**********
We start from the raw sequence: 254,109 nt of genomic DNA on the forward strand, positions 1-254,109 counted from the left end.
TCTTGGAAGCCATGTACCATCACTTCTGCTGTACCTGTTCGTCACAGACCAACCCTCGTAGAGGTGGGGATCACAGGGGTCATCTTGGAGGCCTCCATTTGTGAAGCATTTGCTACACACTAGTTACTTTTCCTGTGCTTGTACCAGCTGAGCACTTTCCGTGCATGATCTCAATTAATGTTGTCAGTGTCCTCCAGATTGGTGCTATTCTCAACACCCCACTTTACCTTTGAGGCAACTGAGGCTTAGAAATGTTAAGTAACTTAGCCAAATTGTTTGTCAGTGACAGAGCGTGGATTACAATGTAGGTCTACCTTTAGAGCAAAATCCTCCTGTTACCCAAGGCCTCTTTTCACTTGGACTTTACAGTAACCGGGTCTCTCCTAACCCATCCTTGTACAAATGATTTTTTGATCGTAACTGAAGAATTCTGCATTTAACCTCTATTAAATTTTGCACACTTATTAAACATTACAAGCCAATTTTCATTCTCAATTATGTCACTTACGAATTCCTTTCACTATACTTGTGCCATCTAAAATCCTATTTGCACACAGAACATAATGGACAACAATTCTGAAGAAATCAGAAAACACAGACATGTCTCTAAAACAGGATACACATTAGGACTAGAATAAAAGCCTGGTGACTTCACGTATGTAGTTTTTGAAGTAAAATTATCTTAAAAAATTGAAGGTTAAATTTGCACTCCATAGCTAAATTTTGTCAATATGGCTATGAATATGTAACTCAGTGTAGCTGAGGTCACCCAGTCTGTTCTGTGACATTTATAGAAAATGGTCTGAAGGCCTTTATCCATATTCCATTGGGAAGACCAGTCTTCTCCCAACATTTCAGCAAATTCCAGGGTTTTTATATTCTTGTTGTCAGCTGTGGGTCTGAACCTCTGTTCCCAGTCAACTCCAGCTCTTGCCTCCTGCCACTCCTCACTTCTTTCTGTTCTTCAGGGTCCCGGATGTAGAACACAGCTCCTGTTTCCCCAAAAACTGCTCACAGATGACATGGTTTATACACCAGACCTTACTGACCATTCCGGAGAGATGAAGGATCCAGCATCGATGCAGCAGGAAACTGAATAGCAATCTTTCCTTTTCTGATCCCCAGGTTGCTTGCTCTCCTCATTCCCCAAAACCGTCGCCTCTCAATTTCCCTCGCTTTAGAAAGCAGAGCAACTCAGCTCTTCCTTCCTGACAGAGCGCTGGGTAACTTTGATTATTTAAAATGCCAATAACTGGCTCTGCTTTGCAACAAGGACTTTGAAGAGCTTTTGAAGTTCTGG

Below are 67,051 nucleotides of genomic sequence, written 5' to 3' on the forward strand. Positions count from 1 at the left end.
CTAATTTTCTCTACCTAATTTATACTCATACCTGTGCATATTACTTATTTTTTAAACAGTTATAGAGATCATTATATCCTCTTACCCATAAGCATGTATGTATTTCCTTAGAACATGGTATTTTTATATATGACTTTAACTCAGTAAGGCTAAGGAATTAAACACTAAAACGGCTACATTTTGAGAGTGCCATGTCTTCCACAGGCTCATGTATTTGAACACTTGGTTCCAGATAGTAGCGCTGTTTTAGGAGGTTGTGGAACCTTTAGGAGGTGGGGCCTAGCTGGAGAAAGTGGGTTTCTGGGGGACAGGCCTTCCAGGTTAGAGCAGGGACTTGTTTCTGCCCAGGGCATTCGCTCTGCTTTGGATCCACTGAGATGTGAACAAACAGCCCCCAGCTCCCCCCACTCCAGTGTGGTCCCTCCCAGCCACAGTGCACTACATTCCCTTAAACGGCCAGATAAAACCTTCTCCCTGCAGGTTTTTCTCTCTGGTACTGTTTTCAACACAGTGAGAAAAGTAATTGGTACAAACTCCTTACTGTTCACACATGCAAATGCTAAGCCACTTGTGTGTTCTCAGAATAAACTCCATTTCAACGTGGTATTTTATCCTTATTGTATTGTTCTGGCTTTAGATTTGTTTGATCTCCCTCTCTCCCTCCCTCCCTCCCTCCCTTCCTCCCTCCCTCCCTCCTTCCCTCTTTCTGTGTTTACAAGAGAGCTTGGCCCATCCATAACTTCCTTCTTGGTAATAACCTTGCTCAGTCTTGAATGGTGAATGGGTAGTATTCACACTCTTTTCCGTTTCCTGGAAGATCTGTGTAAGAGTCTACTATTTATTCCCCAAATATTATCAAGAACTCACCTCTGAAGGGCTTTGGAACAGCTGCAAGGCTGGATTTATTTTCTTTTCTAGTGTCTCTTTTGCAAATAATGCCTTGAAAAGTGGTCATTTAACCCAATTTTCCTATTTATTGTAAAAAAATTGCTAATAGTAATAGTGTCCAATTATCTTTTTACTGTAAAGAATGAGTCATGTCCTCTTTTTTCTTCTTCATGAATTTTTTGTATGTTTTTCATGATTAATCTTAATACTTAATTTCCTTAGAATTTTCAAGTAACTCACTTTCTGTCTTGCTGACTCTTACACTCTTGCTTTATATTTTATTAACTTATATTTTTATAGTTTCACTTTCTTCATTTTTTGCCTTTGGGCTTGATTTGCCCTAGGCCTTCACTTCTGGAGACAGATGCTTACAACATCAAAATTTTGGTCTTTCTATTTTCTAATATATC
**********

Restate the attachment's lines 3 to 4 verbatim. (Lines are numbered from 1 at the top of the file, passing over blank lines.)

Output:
Below are 67,051 nucleotides of genomic sequence, written 5' to 3' on the forward strand. Positions count from 1 at the left end.
CTAATTTTCTCTACCTAATTTATACTCATACCTGTGCATATTACTTATTTTTTAAACAGTTATAGAGATCATTATATCCTCTTACCCATAAGCATGTATGTATTTCCTTAGAACATGGTATTTTTATATATGACTTTAACTCAGTAAGGCTAAGGAATTAAACACTAAAACGGCTACATTTTGAGAGTGCCATGTCTTCCACAGGCTCATGTATTTGAACACTTGGTTCCAGATAGTAGCGCTGTTTTAGGAGGTTGTGGAACCTTTAGGAGGTGGGGCCTAGCTGGAGAAAGTGGGTTTCTGGGGGACAGGCCTTCCAGGTTAGAGCAGGGACTTGTTTCTGCCCAGGGCATTCGCTCTGCTTTGGATCCACTGAGATGTGAACAAACAGCCCCCAGCTCCCCCCACTCCAGTGTGGTCCCTCCCAGCCACAGTGCACTACATTCCCTTAAACGGCCAGATAAAACCTTCTCCCTGCAGGTTTTTCTCTCTGGTACTGTTTTCAACACAGTGAGAAAAGTAATTGGTACAAACTCCTTACTGTTCACACATGCAAATGCTAAGCCACTTGTGTGTTCTCAGAATAAACTCCATTTCAACGTGGTATTTTATCCTTATTGTATTGTTCTGGCTTTAGATTTGTTTGATCTCCCTCTCTCCCTCCCTCCCTCCCTCCCTTCCTCCCTCCCTCCCTCCTTCCCTCTTTCTGTGTTTACAAGAGAGCTTGGCCCATCCATAACTTCCTTCTTGGTAATAACCTTGCTCAGTCTTGAATGGTGAATGGGTAGTATTCACACTCTTTTCCGTTTCCTGGAAGATCTGTGTAAGAGTCTACTATTTATTCCCCAAATATTATCAAGAACTCACCTCTGAAGGGCTTTGGAACAGCTGCAAGGCTGGATTTATTTTCTTTTCTAGTGTCTCTTTTGCAAATAATGCCTTGAAAAGTGGTCATTTAACCCAATTTTCCTATTTATTGTAAAAAAATTGCTAATAGTAATAGTGTCCAATTATCTTTTTACTGTAAAGAATGAGTCATGTCCTCTTTTTTCTTCTTCATGAATTTTTTGTATGTTTTTCATGATTAATCTTAATACTTAATTTCCTTAGAATTTTCAAGTAACTCACTTTCTGTCTTGCTGACTCTTACACTCTTGCTTTATATTTTATTAACTTATATTTTTATAGTTTCACTTTCTTCATTTTTTGCCTTTGGGCTTGATTTGCCCTAGGCCTTCACTTCTGGAGACAGATGCTTACAACATCAAAATTTTGGTCTTTCTATTTTCTAATATATC